However, while Hart's second corollary is solid in concept, I think Posner is correct in rejecting the method by which Hart envisioned its implementation for offenders. Hart is entirely too optimistic about the continuing ability of the mere stigmatization of an immoral choice being able to affect the choice of a moral actor. Stigmatization works to keep honest people honest and perhaps with those convicted the first time (maybe the second). Thereafter, it is almost certainly a failed endeavor. As I've previously stated, "Once a person has demonstrated that he cannot, or will not, conform to basic societal norms removal from society as a protective measure becomes the only way to deal with the offender." Posner is also correct in his assertion that in serious cases the way in which society shows the act to be morally reprehensible is through the imposition of stiff punishment and that a failure to do so damages the system.

Nevertheless, Posner's consequetialist argument is a red herring {8}. The fact that different punishments can flow from the same act depending on the consequence does not remove the possibility of conviction as a moral consequence to an immoral actor. In actuality, the moral actor faces the most severe punishment every time he makes an immoral decision which might result in more than one punishment depending on consequences.

Turning to strict liability in criminal law, Hart has by far the better argument; it does not make sense to punish people for things they did not intend or intend to recklessly risk. However, Posner's position is at least prevalent here in Virginia.
[C]ourts construe statutes and regulations that make no mention of intent as dispensing with it and hold that the guilty act alone makes out the crime.
Posner roots his anti-intent argument in the "intent's hard to prove" vein and the it'll make people steer clear justification (the Virginia Supreme Court's reasoning is basically "'cuz we said so"). It is, of course, sometimes hard to prove intent. In fact, trials are often held because a pesky defendant has decided to assert that his intent was other than to commit the act of which he is charged.

Posner's critique rings hollow. UPS, FedEx, Postal drivers (et cetera) should not be held strictly liable for the fact that drugs are, most assuredly on a daily basis, being shipped illegally in their trucks. There are, of course, other situations in which a driver might act in a manner indicating willful ignorance and that's why we have juries and jury instructions
You may find that the defendant acted knowingly if you find beyond a reasonable doubt that the defendant:

1. Actually suspected that (he/she) might be involved in criminal activity;


2. Deliberately attempted to avoid taking steps to confirm or deny those suspicions;


3. Did so in order to provide (himself/herself) with a defense in the event of prosecution.
This is why we put 12 people in the box - to use their combined experiences and apply their common sense to real world situations in order to decide whether the driver has engaged in deliberate ignorance.

On the other hand, Hart's theory has no problems with willful blindness. It's not even an exception to the rule. Willful blindness is a violation of minimal societal rules in that it is a purposeful omission of action in the face of likely criminal activity in order to allow one's own ignorant participation in that same criminal activity.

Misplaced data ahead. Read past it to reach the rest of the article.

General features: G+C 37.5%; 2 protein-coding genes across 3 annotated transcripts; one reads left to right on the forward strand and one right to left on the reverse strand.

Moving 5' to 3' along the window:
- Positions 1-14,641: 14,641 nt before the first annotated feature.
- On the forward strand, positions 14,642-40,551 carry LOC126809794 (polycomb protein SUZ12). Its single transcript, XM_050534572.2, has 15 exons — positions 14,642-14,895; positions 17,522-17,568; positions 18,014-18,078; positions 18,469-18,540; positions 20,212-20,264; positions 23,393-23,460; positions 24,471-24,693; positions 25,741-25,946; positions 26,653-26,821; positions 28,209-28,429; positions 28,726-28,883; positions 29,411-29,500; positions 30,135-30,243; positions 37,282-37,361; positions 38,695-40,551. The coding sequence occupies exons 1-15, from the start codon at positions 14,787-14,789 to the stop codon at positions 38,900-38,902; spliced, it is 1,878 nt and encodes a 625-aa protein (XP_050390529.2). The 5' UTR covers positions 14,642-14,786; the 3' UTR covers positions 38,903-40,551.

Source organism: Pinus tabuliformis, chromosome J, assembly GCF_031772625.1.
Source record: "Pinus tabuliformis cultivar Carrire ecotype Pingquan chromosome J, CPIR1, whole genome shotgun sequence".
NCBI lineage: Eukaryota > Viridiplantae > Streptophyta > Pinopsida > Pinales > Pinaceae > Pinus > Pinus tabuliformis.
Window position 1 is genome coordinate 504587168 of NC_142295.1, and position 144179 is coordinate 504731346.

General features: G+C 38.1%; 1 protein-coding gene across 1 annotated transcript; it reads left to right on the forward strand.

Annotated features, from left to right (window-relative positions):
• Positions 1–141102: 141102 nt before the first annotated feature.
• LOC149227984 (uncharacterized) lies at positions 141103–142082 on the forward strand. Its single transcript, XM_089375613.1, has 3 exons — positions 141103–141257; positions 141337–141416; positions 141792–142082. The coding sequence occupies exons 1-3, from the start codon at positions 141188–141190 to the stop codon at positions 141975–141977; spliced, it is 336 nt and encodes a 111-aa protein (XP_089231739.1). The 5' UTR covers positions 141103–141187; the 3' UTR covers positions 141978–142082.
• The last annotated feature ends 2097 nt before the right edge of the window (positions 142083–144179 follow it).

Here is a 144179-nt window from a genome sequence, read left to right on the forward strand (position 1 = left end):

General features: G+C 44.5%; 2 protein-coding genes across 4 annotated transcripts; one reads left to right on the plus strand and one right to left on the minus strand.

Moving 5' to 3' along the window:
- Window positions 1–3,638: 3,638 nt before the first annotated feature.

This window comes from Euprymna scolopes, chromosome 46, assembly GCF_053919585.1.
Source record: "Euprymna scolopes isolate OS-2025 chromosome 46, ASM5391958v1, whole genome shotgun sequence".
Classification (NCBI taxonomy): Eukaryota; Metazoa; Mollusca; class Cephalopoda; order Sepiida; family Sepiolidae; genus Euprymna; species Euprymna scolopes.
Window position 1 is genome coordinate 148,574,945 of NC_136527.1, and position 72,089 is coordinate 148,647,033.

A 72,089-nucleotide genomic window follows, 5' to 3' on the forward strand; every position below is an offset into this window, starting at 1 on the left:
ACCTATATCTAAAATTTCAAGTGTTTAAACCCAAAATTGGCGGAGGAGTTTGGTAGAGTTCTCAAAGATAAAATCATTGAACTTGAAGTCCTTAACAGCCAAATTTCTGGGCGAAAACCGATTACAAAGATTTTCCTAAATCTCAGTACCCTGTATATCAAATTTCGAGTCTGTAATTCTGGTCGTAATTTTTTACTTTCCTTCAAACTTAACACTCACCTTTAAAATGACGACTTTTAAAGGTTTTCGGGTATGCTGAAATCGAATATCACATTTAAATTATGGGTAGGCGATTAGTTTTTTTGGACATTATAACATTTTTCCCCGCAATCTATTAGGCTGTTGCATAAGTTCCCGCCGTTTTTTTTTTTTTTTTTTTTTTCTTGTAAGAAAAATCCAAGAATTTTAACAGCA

Posner's strongest argument is born of the wisdom of ignorance: the statutory rape argument. The statutory rape, best-interest-of-the-child, absolute strict liability is a creature born of emotion divorced from logical thought. We must protect the children at all costs. Therefore, anybody who crosses the line gets convicted no matter the circumstance. "The effect is to induce men to steer well clear of young-looking women, a form of care they would be less likely to use if ignorance were a defense." (p. 97)

This pretty much brands Posner as someone who has not had actual trial experience. He's never seen that trial wherein the immature 18 year old defendant (looking all of 14) has "raped" the 14 year old predatory girl (who looked 20) who had a list on her bedroom door of men she aimed to have sex with and had crossed several names off as she achieved her goal. Y'know, the same girl who turned the defendant in because she got mad at him when he found out her age and refused to have sex with her anymore. Guilt via strict liability. I've seen at least two cases with facts similar to this in my 8+ years practicing (none at my current locale); persons in larger jurisdictions can probably relate more of the same. This is how the "justice" of strict liability plays out in real life and anyone who thinks that is the proper way for the law to work is clearly engaging in faulty reasoning. Ignore the facts; ignore justice as it applies to a particular situation; chug along with statistics and plow under any sap stupid enough to get in the way of that broad prophylactic line meant to protect innocents from evil doers by destroying anyone (moral or not) who gets near the line.

In the Name of Justice

Now you see why I couldn't do a review of the entire book. Just imagine this same sort of post repeated for each and every author who replied to Hart's article. I commend this book to you all and hope you spend some time thinking about the theory behind the things that we do.


Anonymous said...

In many states it is a defense if the accused did not know the minor's age or was lied to by the minor.

Anonymous said...

I wonder why Cato sent the book to you but not to any of the CDLs? Must be good judgment.

Ken Lammers said...


IDK, I get asked to review books all the time by different publishers. I set down a rule long ago that I would only review non-fiction and preferred books on theory, interpretation, legal history, etc. CATO got it and now just sends me books. I'm not complaining.

As for this book, I think that CDL's would find parts of it very interesting. Go make Tim Lynch a penny or two and buy it. It'll give you months of stuff to react to at Simple Justice.